23 January 2011 3rd Sunday in Ordinary Time
Isaiah 8:23 – 9:3; Psalm 17; 2 Cor 1: 10-13.17; Matthew 4:12-17
In the summer of 2009, I made my second entry into Sagada, a scenic and pretty town in the Mountain Province of the Philippines. It is characterized by the abundance of flowers, dramatic limestone peaks and a panoramic view of the valley. It stood about 1,500 meters above sea level, thus the climate was fresh and cooled by altitude. It was a place for adventurers and those who just wanted a quiet respite from the bustle of city life. I went there with a bunch of Jesuits who had just finished their annual retreat. While plying the little nooks and crannies of Sagada, we decided to go spelunking in Sumaguing cave. I was claustrophobic, and so I knew what might happen down there.
And it did happen. I was underneath a narrow stalactite passage when all lights went off. I was first in line and suddenly, I couldn’t breath. I panicked! I could not return because there was a long line following me. I just had to move on. But without light, it would be very difficult. Then one of the Jesuits said, “someone from up there will bring the light.” It brought me some hope.
My experience illustrates the meaning of the readings today. From both Isaiah and Matthew, they tell us the meaning of the coming of Jesus in our lives.
“The people who sit in darkness have seen a great light; on those dwelling in a land overshadowed by death, light has arisen.”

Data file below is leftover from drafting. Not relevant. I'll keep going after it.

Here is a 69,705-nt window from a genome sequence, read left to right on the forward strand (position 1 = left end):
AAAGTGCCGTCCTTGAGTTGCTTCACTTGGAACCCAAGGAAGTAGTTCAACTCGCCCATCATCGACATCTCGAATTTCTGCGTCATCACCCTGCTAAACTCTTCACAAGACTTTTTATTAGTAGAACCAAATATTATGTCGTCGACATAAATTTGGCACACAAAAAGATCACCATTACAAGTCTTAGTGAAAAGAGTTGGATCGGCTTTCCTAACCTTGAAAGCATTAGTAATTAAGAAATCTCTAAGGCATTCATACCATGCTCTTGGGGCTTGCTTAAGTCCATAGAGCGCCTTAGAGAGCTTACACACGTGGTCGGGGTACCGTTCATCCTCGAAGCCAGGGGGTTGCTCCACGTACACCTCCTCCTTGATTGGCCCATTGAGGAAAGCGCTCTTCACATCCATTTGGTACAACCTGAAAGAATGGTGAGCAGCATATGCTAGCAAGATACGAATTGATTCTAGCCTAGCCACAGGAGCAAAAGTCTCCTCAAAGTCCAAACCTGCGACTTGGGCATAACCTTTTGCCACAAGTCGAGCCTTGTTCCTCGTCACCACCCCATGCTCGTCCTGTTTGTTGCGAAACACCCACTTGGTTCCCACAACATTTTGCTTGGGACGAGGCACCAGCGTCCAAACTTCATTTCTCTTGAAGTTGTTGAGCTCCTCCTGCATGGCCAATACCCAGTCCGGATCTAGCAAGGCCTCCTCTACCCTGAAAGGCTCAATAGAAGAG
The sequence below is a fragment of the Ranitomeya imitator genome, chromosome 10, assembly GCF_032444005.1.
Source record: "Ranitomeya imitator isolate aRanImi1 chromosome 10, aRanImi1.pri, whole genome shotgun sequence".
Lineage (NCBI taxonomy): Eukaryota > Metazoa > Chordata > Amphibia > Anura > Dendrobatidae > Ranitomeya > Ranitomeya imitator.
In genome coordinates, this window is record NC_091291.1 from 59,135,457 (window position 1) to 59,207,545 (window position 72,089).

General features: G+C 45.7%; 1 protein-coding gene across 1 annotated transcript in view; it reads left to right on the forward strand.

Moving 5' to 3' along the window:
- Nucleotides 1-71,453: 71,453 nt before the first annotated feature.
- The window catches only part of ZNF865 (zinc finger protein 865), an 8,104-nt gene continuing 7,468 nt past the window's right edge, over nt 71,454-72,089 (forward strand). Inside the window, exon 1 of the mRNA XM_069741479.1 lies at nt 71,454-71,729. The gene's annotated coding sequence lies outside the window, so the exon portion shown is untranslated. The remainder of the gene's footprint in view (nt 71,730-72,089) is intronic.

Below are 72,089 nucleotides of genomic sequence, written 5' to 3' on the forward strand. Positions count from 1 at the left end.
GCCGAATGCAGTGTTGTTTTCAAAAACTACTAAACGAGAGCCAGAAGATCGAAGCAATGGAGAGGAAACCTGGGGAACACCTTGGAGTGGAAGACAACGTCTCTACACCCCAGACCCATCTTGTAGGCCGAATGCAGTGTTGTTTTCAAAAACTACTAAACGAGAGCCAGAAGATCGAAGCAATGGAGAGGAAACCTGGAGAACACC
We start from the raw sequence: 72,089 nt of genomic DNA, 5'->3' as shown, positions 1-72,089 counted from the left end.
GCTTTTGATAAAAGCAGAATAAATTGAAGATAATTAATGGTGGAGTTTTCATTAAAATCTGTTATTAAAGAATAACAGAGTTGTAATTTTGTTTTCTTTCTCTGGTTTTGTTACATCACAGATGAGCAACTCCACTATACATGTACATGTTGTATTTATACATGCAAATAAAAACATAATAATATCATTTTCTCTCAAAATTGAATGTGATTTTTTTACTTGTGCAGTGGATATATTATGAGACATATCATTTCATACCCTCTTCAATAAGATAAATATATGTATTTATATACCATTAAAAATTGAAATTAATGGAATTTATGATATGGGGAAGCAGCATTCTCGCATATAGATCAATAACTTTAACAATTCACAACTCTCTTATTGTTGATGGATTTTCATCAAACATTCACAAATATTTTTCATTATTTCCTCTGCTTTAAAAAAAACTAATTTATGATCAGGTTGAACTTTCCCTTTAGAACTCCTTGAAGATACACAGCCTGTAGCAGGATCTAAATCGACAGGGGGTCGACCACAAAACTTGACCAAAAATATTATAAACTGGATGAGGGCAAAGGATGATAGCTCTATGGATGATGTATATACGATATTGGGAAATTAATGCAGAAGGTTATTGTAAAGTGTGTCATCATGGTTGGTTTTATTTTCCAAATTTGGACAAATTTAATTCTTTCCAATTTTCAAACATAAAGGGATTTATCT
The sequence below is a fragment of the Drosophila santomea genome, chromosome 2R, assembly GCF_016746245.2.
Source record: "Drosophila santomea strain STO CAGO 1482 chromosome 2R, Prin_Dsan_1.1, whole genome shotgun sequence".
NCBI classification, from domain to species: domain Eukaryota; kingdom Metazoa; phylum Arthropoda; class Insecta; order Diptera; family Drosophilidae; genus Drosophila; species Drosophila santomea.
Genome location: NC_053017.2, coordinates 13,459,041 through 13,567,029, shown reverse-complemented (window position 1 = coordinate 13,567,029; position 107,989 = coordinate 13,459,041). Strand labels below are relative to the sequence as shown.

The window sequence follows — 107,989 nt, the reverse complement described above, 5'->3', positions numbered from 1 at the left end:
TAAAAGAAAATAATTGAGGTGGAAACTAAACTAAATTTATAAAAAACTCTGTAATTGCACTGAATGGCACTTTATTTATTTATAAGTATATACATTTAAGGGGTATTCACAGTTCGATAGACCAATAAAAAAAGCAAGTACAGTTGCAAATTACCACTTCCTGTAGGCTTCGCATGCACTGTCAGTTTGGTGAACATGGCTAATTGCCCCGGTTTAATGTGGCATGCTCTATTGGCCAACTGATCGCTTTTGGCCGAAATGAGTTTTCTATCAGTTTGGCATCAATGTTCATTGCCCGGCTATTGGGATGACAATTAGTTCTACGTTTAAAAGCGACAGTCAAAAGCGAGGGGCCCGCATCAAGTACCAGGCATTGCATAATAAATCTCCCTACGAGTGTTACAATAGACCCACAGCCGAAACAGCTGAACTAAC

Indeed, the coming of the Lord is like my experience in the Sumaguing cave. How many of us have scary and terrifying situations when the “light” in our lives just went off? When we have been left in a ‘narrow passage’ and there was no way to go and no light to guide us?
A few months ago, the onset of diabetes had been greatly felt. My bloodsugar would go haywire and I was in a state of ‘darkness.’ When my father died in 1990, a period of darkness fell on my family. When I was working in prison, the verdict was the time when all possibilities of a free life went out for the inmates. I heard many stories of people who had been diagnosed with a terminal illness, and literally, the ‘lights went out’ for them. To many of my friends, the rejection of a loved one was hurting that they felt like ‘dying.’ For some students, when their grades did not meet the requirement of their scholarships, their world went down the drain.
When tragedy strikes us, we remember Isaiah and Matthew: “The people who sit in darkness have seen a great light; on those dwelling in a land overshadowed by death, light has arisen.” Sometimes we just have to repeat and repeat this passage in Scriptures to assure us that light is coming. And indeed, He comes.
But we also hear of success stories of those whose light has gone out. Some have even made their lives far better than before: a new perspective on life, a realization of the people who matter, the acquisition of a renewed strength, the audacity to overcome limitations.
Today, we reflect: what’s your success story?